Out of the billions of people in the population of earth, comparatively few have NDEs with empathic life reviews. But, sooner or later, everyone dies. Do we all have empathic life reviews at some point after our deaths? And if so, is this the Great Judgment that Christianity and other major religions predict for everyone–an encounter in which we are judged, apparently not by God seated on a throne, but by ourselves–or perhaps, more accurately, by God dwelling in ourselves and in all the others we have encountered in our lives? Experiencer P.M.H. Atwater, who also had an NDE with an empathic life review, describes her experience as if it were such a Judgment. She says “There was no heavenly St. Peter in charge. It was me judging me, and my judgment was most severe.”
Incidentally, the reason this experience was near-death and not final, actual death was Tom’s canny 10-year-old son Todd, who had the presence of mind to run into the house and call 911. The paramedics arrived in time to lift the truck off his father and give him oxygen. The experience left Tom with no doubt at all that we are all deeply linked together; it is as though we are our friends, our foes, and every stranger, every animal, every being in the universe. It is as though “Love your neighbor as yourself,” and “Love your enemies, bless those who curse you” are just ordinary common sense; and eventually we will all know it when we look at ourselves out of their eyes and feel the feelings we caused them, and may ourselves need healing love.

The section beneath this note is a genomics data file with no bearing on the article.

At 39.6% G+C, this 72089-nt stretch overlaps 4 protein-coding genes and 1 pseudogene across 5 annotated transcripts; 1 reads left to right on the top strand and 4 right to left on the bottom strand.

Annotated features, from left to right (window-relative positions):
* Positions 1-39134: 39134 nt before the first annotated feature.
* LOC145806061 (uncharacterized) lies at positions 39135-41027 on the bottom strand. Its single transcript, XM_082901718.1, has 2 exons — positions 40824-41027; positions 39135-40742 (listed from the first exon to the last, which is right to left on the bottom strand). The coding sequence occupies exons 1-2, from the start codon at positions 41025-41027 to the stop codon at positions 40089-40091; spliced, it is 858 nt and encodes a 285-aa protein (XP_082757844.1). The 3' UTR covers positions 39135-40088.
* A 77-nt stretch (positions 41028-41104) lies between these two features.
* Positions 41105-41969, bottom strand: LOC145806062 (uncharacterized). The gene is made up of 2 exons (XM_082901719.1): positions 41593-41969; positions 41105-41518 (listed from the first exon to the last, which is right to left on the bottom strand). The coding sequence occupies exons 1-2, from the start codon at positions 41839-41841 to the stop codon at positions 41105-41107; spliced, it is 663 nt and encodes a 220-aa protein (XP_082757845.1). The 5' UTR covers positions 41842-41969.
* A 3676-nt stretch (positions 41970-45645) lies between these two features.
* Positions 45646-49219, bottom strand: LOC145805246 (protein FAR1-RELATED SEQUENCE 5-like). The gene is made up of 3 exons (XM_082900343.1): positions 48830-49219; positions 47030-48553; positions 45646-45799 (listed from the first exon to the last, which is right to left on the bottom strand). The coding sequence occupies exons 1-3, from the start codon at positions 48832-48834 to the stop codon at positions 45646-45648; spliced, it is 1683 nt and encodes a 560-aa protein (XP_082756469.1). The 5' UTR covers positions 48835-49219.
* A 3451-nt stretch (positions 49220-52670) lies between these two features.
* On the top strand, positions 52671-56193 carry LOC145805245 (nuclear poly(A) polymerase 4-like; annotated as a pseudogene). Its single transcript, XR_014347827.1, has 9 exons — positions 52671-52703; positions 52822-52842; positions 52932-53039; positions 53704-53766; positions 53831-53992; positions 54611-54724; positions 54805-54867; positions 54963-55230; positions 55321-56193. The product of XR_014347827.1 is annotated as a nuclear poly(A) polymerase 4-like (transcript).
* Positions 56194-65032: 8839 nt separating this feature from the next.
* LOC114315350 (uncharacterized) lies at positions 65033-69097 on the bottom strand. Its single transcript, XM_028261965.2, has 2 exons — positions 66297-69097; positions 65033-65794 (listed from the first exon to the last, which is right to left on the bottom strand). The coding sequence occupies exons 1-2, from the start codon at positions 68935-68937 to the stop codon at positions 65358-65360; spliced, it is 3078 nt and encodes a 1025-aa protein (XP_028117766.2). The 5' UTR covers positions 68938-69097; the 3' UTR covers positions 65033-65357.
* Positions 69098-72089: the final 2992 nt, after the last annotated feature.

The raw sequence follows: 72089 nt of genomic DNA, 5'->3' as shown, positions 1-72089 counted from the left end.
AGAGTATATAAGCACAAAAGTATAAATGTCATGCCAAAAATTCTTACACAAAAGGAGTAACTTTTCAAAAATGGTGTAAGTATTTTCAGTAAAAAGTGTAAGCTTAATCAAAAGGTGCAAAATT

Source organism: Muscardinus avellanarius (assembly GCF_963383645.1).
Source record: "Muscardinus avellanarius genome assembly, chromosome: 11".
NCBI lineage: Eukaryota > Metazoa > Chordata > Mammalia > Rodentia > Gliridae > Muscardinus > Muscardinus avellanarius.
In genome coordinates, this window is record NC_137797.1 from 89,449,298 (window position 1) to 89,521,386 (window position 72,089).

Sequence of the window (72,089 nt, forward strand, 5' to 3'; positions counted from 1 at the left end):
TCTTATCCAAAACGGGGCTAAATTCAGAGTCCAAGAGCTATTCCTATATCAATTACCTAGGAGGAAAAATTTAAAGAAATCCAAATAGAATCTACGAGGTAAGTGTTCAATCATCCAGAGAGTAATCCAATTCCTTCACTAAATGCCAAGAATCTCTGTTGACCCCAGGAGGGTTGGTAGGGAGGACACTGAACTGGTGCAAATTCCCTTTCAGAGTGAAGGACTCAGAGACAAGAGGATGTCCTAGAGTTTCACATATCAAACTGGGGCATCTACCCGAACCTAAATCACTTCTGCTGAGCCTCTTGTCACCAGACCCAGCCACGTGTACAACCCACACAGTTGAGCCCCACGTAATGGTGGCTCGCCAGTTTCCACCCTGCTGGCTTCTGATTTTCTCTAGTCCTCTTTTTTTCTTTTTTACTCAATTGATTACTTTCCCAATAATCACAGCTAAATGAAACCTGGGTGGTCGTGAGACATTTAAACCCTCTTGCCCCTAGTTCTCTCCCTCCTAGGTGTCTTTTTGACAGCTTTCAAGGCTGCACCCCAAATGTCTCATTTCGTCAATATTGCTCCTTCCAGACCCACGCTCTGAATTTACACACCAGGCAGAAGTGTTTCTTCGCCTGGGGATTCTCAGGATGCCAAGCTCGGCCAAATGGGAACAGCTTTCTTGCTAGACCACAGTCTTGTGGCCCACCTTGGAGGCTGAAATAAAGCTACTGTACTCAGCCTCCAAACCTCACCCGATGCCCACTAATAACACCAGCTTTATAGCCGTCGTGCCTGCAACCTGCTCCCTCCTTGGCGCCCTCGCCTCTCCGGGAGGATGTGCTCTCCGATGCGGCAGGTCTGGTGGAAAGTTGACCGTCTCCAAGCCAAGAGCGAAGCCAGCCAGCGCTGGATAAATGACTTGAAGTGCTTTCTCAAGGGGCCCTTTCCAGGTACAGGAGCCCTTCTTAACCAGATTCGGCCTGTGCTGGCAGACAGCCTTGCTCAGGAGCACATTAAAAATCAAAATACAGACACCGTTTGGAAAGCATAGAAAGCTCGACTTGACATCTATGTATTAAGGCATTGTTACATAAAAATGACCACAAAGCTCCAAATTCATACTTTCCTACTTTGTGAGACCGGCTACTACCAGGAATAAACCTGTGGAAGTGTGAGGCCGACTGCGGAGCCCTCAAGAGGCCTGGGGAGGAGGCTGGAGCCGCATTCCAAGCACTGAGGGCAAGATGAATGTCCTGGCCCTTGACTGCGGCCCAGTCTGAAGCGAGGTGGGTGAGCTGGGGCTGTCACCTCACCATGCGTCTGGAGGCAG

I would have expected the experience would have left Tom a vegan or at least a vegetarian, but when I met him at a conference in the 1990s,, he was still eating flesh, even as we talked. Apparently ceasing to kill and eat animals did not occur to him. I hope it did later.
“When you did it to the least of these my [sisters and] brothers, you did it to Me.” –Editor
The photo is a still from a 1980s film clip in which Tom is interviewed about his NDE.
Pioneer: Apollonius of Tyana, ca. First Century A.D.
Depending on who you believe, he was an extraordinary sage or a demonic deceiver, a rival of Jesus (or even an inspiration for the “Christ myth”) or a pagan whom Christians could admire. In any case, as a Neopythagorean he was definitely a vegetarian, and one of the most intriguing figures of the ancient world.